Mark Whiteley, skateboarder and Leica photographer, provides us with the next installment of his interview series “Rolling Through the Shadows.” This series takes a closer look at the seemingly unlikely collision of skateboarding and M photography from the perspective of the skaters and photographers themselves.
Name: Arto Saari
Age: 31
Hometown: Seinäjoki, Finland
Sponsored by: Flip Skateboards, Destructo Trucks, New Balance Numeric, WESC, Poler, Ricta Wheels, Mob Grip, Mizu Life, Home Watches
Q: Hi Arto, how did you first get into skateboarding?
A: I saw my uncle and his buddies skating little street ramps in the late 1980s. I must have been 7 or 8-years-old. A few years later I went to a Finnish skateboard championship just to see what was going on. Since then, skateboarding has been in my life everyday.
Q: How did you first get into photography?
A: My 7th grade art teacher was super cool and would let us borrow a 35mm camera with a few rolls of film. We would take off from class and go shoot skateboarding around town. Later as a pro skater, I was around photographers all the time and became interested in it again. One of them sold me a camera and gave me a little cheat sheet to help me learn. I’ve been hooked ever since.

Q: What has skateboarding done to the way you see photography, and vice versa?
A: Skateboarding tends to take you to new places all the time. You might be in a fancy part of town one minute and in the ghetto the next. Wherever you hear of a good spot to skate, you want to go there and check it out for new possibilities. Photography is very similar. It can be a vessel to travel and explore, it gives you a purpose for being there, and you get to show other people what is going on in the world. They go hand in hand for me. Photography has also been a great teacher for me as far as what to do and what not to do on a skateboard. I’ve been blessed with the chance of being on both sides of the lens and know what skate tricks will look like in a picture. I really enjoy being behind the lens these days. Skateboarding has been extremely kind to me and allowed me to do a lot of traveling over the last few years. I am hoping photography will do the same for me.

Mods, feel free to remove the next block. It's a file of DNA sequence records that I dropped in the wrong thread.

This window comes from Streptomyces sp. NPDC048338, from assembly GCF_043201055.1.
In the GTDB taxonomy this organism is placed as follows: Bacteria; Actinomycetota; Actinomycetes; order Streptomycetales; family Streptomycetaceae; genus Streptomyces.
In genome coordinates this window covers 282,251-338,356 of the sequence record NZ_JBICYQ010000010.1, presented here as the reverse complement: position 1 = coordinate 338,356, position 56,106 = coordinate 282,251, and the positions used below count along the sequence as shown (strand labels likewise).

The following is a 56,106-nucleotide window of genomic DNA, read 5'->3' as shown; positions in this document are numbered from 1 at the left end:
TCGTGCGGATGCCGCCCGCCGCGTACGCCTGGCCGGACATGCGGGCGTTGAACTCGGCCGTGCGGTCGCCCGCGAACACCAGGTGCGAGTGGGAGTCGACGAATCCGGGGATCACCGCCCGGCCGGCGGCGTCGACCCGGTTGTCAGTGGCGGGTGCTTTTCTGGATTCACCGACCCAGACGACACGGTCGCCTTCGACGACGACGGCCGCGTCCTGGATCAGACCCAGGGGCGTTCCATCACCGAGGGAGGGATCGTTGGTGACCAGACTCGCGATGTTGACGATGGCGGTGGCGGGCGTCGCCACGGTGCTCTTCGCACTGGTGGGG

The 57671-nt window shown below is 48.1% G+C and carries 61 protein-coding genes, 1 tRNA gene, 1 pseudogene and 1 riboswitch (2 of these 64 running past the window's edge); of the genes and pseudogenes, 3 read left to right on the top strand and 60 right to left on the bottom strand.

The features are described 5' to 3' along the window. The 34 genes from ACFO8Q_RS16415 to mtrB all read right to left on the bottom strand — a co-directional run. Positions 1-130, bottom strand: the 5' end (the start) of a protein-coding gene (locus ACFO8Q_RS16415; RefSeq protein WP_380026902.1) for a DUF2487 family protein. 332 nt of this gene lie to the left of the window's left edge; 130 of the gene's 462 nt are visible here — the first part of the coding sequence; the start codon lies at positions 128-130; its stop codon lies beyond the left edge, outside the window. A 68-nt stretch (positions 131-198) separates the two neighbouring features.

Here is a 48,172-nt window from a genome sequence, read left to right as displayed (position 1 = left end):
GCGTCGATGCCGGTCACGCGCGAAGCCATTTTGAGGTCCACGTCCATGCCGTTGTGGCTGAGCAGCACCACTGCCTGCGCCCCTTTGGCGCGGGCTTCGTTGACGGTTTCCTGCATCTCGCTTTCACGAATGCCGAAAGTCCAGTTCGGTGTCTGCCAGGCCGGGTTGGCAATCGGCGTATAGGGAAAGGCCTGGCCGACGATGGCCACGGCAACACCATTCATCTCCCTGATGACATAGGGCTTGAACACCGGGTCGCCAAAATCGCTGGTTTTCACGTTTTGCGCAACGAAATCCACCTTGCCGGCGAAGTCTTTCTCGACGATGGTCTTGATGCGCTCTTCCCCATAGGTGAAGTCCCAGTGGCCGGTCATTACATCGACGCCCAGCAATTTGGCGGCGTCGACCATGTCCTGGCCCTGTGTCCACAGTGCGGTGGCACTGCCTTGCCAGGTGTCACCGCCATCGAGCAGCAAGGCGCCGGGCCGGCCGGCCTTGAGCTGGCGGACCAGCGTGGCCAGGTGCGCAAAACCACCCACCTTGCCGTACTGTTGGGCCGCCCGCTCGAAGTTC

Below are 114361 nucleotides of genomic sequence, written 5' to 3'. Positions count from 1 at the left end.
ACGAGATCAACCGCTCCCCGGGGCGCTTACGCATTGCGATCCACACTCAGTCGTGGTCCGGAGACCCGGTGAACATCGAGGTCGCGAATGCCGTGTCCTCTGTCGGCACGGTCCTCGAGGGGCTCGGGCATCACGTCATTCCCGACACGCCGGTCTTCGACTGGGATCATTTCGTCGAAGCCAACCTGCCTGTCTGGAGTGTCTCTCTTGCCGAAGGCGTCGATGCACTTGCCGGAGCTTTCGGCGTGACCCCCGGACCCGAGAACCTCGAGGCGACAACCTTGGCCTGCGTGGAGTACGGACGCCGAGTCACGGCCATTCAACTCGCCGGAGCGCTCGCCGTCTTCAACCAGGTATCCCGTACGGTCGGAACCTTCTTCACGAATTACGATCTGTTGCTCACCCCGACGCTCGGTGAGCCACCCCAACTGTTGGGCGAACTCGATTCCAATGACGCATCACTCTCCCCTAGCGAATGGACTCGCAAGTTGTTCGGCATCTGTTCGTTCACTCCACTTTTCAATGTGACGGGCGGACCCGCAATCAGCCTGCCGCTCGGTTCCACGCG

Q: Where do you generally find your favorite images coming from (ex. portraits, on the road, action scenes)?
A: I love shooting life on the road and skate action also. Landscapes are close to my heart. I’ve been studying a bit of portrait photography lately. A lot of my favorite moments are spontaneous things though.
Q: What first drew you to Leica cameras?
A: The first person I saw shoot with a Leica was Ed Templeton (fellow professional skater). I’ve always been a huge fan of his photography. He sparked my interest in Leica cameras.
Q: Why do you like Leicas? Do you use them for particular kinds of work or specific scenarios?
A: Leicas are very small and discreet, lightweight, and very unobtrusive, especially when shooting people. You tend to get more of a relaxed setting when shooting with Leicas. I am a big fan of rangefinders, and the image quality is superb compared to any other camera that size.

Q: What makes Leicas a good fit for documenting skate life?
A: You can have it on you all day and night and it won’t weigh you down. It is super easy to travel with and you can be quick on the draw with it.
Q: Are there similarities between skateboarding and Leicas in your mind?
A: Freedom. Style. The simple things in life are beautiful.
Q: What bodies and lenses have you had or used most frequently?
A: I have an M7 with a Summarit 35mm f/2.5 and Summarit 50mm f/2.5. Lately I have been shooting a lot with the 50mm.

Q: Who are some of your favorite Leica photographers, non-skate or skate-related?
A: In skateboarding, Jon Humphries, Thomas Campbell, Ed Templeton, Tobin Yelland, Anthony Acosta and Dennis McGrath. Outside of it, I really like Annie Leibovitz’s Rolling Stone stuff.
Q: Do you have a favorite image or memory from using a Leica?
A: The next one I’ll shoot.
– Mark Whiteley
View more of Arto’s work on his website and Tumblr.
Mark Whiteley is a photographer, writer and life-long skateboarder hailing from the San Francisco area and currently living in Portland, OR. He served as the editor-in-chief of SLAP skateboard magazine for 13 years and now works on all things digital for Nike Skateboarding. His work has been published and exhibited internationally, and his monograph of photography, This Is Not A Photo Opportunity, is available from Gingko Press. For more information on Mark Whiteley, please visit